Pakistan Imposes ‘Reciprocal’ Restrictions on Travel of U.S. Diplomats

Muhammed Semih Ugurlu/Anadolu Agency/Getty Images

The government of Pakistan announced on Friday that it will impose “reciprocal” restrictions on the travel of U.S. diplomats after the Trump administration implemented similar measures.

In a letter sent to the U.S. Embassy in Islamabad, authorities said that they had imposed “reciprocal travel permission” on U.S. diplomats after confirming their government “has been informed that the new travel permission regime for Pakistani diplomats and officials in the U.S. would be implemented from 11 May 2018.”

Pakistani Foreign Office spokesman Dr. Mohammad Faisal said on Thursday that the two sides were negotiating towards a solution.

“The restrictions will be implemented from May 11 and on a reciprocal basis,” he said, adding that “however, negotiations were going on between the two sides, on the matter.”

Dawn reports the restrictions include “withdrawal of seven facilities afforded to U.S. diplomats, including the use of non-diplomatic number plates on official vehicles, use of diplomatic number plates on unspecified or rented vehicles, and overshooting visa periods and/or the use of multiple passports.”

It added that the U.S Embassy must now “seek no objection certificates from the ministry to install radio communication at residences and safe houses, and while renting property or moving from one property to another,” as well as imposing a ban on using “tinted windows on official vehicles as well as rented vehicles, or [using] SIMs that are not biometrically verified or registered.”

Some of the restrictions initially imposed by the U.S. included forcing Pakistani diplomats to remain within 25 miles of the city they are working in.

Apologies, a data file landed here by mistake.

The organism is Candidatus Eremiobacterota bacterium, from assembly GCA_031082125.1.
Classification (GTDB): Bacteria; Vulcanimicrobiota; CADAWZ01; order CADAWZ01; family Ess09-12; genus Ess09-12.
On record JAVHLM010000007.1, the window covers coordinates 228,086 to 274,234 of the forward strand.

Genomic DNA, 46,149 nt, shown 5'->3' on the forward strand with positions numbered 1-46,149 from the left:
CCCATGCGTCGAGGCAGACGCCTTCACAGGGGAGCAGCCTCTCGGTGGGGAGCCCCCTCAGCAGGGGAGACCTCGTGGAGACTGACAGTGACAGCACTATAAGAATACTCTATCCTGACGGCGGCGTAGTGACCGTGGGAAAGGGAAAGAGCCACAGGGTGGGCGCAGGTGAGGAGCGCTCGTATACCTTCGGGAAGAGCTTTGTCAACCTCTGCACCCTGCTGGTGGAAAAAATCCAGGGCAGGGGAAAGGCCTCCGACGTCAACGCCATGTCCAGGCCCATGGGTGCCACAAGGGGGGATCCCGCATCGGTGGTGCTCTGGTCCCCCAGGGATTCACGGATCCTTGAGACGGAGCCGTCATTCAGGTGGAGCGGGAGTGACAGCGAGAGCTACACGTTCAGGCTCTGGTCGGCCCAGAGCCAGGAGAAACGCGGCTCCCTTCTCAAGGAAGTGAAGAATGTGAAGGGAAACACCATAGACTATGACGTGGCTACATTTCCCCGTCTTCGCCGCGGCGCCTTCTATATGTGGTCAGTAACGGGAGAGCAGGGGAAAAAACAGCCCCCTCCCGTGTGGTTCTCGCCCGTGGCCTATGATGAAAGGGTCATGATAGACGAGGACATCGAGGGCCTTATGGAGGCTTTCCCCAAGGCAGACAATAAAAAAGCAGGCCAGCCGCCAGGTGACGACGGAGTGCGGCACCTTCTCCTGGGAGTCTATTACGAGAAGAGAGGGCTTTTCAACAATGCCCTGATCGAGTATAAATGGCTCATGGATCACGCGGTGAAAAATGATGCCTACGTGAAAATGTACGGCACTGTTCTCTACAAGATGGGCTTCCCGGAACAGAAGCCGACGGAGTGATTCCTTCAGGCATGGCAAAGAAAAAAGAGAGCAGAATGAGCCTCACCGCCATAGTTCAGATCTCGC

The move is expected to place further strain on relations between the two countries, weeks after Pakistan prevented U.S. diplomat Col. Joseph Emanuel Hall from leaving the country after he allegedly ran a red light and killed a Pakistan man last month. However, Hall cannot be arrested under rules of diplomatic immunity.

Tensions between the two countries first arose back in January, after the Trump administration announced they were suspending an estimated $1 billion in security aid, after accusing Islamabad of failing to take concrete action against jihadists who are fighting American troops and their allies in Afghanistan.

Pakistan officials responded angrily to the decision, with Pakistan’s Foreign Minister Khawaja Muhammad Asif telling the Wall Street Journal that the countries were no longer allied.

“We do not have any alliance,” Asif said. “This is not how allies behave.”

Meanwhile, Pakistan’s Chief of Army Staff (COAS) General Qamar Javed Bajw claimed that the “entire Pakistani nation felt betrayed” by President Donald Trump, who accused the country of giving the U.S. “nothing but lies and deceit” as well as “safe haven to terrorists.”

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